Gordon Campbell | Parliament TV | Parliament Today | News Video | Crime | Employers | Housing | Immigration | Legal | Local Govt. | Maori | Welfare | Unions | Youth | Search

 


US White Paper on Medicines issued at TPPA talks in Chicago

Media Release: Jane Kelsey
Tuesday 13 September 2011

US White Paper on Medicines issued at TPPA talks in Chicago ‘window-dressing for Big Phrma’

The Office of the US Trade Representative (USTR), facing a deluge of condemnation over the impact of its trade policy on affordable medicines, today issued a four-page white paper entitled ‘Trade Enhancing Access to Medicines (TEAM), Jane Kelsey said.

Jane Kelsey has been in Chicago for the latest round of talks on the Trans Pacific Partnership Agreement.

Critics of the US position slammed the USTR for releasing the paper on the same day it tabled its most controversial provisions that will restrict access to medicines at the Trans-Pacific Partnership Agreement (TPPA) negotiations in Chicago.

Peter Maybarduk from the Public Citizen Global Access to Medicines Program said ‘the paper fails entirely to address those provisions, or the other elements of its aggressive intellectual property proposal that would restrict access to medicines.’

He described it as mere ‘window dressing for USTR’s pro-Big Pharma, anti-access to medicines status quo.’

Professor Sean Flynn from the Program on Information Justice and Intellectual Property, American University Washington College of Law expressed the frustration voiced by many ‘stakeholders’ following the negotiations.

‘The statement of the administration today continues its practice of actively thwarting the release of meaningful information about its positions in closed door international law making. The statement says little about what the administration’s actual trade policy on medicines issues is or what justifies it.’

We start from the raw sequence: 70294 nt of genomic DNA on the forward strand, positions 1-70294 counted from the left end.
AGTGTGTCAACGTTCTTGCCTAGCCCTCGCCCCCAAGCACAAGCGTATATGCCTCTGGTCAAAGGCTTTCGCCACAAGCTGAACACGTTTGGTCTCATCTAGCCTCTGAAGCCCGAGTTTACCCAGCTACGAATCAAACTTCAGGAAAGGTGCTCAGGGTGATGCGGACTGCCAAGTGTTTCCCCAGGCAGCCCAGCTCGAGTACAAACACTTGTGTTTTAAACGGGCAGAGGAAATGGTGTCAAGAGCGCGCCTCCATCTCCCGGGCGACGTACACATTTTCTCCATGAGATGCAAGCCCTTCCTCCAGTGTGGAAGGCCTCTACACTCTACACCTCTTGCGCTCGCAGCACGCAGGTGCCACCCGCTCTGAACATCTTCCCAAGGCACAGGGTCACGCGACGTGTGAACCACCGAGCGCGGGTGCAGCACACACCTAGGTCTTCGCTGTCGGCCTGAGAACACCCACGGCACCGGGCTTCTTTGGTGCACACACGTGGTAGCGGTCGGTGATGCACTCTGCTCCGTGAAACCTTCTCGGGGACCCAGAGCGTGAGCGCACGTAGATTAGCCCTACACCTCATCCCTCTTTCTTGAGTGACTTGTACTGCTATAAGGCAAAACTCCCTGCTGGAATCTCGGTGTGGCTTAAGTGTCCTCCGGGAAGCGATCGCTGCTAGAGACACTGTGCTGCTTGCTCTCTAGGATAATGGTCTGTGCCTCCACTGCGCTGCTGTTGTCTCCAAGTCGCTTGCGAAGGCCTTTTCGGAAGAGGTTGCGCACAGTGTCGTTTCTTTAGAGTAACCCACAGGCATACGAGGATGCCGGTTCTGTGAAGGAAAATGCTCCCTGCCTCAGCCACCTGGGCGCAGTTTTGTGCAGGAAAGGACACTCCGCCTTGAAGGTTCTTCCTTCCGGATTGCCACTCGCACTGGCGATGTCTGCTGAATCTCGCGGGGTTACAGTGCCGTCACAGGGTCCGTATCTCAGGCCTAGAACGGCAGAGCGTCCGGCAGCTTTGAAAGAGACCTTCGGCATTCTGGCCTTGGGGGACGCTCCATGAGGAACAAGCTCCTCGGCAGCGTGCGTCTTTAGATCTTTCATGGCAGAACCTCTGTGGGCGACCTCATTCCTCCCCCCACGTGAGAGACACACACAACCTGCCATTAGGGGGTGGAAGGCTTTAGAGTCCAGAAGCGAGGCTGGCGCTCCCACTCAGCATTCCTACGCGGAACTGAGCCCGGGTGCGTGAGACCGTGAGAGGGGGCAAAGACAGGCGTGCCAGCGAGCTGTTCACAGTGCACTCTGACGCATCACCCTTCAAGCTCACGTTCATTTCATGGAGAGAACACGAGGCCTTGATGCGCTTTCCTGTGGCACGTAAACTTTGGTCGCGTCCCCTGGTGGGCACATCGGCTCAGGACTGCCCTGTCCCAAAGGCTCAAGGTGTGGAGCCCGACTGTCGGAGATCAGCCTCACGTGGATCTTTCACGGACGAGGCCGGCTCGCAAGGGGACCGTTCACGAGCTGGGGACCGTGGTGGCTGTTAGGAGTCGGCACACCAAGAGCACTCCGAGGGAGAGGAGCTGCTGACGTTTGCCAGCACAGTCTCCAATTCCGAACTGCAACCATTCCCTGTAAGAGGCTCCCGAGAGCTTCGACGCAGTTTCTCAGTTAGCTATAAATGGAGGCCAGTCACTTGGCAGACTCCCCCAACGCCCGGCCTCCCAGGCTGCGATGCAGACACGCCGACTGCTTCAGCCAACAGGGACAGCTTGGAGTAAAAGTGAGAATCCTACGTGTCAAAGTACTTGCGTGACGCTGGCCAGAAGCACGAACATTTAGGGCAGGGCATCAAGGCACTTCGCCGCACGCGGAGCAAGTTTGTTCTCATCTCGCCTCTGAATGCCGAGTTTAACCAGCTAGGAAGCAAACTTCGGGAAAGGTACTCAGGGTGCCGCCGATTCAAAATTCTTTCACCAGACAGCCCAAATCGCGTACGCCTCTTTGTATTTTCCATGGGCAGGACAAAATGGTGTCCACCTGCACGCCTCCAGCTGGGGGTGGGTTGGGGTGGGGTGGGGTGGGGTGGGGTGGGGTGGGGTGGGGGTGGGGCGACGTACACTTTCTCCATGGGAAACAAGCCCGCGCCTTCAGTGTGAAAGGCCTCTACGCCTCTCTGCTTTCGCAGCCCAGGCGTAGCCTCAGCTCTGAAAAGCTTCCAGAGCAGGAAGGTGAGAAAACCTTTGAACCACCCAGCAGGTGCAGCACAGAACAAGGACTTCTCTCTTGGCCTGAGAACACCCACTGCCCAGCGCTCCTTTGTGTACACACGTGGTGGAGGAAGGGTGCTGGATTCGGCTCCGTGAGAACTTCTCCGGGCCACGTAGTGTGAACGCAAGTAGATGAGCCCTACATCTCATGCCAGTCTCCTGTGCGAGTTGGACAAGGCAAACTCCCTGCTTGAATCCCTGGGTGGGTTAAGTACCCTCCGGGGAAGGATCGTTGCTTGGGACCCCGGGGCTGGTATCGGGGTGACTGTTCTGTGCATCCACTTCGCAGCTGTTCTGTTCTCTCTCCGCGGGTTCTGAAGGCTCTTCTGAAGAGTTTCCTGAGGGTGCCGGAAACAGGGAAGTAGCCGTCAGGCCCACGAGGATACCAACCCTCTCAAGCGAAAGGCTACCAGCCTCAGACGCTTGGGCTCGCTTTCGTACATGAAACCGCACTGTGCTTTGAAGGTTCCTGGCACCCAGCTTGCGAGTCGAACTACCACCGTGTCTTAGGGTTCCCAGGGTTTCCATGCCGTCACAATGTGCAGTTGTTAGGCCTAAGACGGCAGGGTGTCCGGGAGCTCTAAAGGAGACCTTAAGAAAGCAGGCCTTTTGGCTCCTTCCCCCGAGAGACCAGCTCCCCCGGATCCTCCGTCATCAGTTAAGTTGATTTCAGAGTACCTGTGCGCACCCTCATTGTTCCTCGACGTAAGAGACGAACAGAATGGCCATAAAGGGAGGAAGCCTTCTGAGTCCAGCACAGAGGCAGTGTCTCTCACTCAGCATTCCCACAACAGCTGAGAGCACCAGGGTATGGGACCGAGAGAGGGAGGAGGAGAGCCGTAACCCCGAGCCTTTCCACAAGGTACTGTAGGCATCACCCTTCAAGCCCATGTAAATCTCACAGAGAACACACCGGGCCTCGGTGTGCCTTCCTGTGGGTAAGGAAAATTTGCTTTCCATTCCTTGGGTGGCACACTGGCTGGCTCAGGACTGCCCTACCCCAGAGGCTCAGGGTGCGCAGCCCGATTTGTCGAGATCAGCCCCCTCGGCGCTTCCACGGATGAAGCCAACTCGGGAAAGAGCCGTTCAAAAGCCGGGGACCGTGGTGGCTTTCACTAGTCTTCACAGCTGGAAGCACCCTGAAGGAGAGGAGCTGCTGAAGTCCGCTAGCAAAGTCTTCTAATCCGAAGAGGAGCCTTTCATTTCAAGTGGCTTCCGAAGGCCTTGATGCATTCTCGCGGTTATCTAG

‘Thanks to leaked proposals, we know what the administration’s actual position is. This administration has endorsed a set of policy proposals in its trade negotiations with developing countries that is much worse for access to medicine concerns than any other past administration.’

‘The administration is proposing to grant patent rights on substances that are already discovered, increase in-transit seizures on medicines, extend monopoly rights through data protection that operate independent of patent rights, get rid of the so-called “May 10th” deal with the Bush Administration and Congress protecting key access to medicines flexibilities in developing countries, and add a first ever restriction on the operation of pharmaceutical reimbursement programs as a cost saving mechanism in developing countries’, Professor Flynn explained.

Another critic of the implications of the TPPA for public health, Krista Cox of Knowledge Ecology International, described the 'white paper' as ‘basically four pages of spin and PR with little to no substance.’

‘This is the PhRMA/BIO version of how to promote access, with the White House logo, in a large trade negotiation.’ The result would be ‘access for people who can afford to pay monopoly prices for medicine. In developing countries, that is certainly not going to achieve access to medicine for all.’

Matthew Kavanagh from International HIV-Aids campaigners Health-Gap, who protested last week in Chicago, objected that ‘ensuring the profits of multinational pharmaceutical industry has not proven an effective strategy for getting medicines to people in need, since they are largely unaffordable for both patients and health programs’.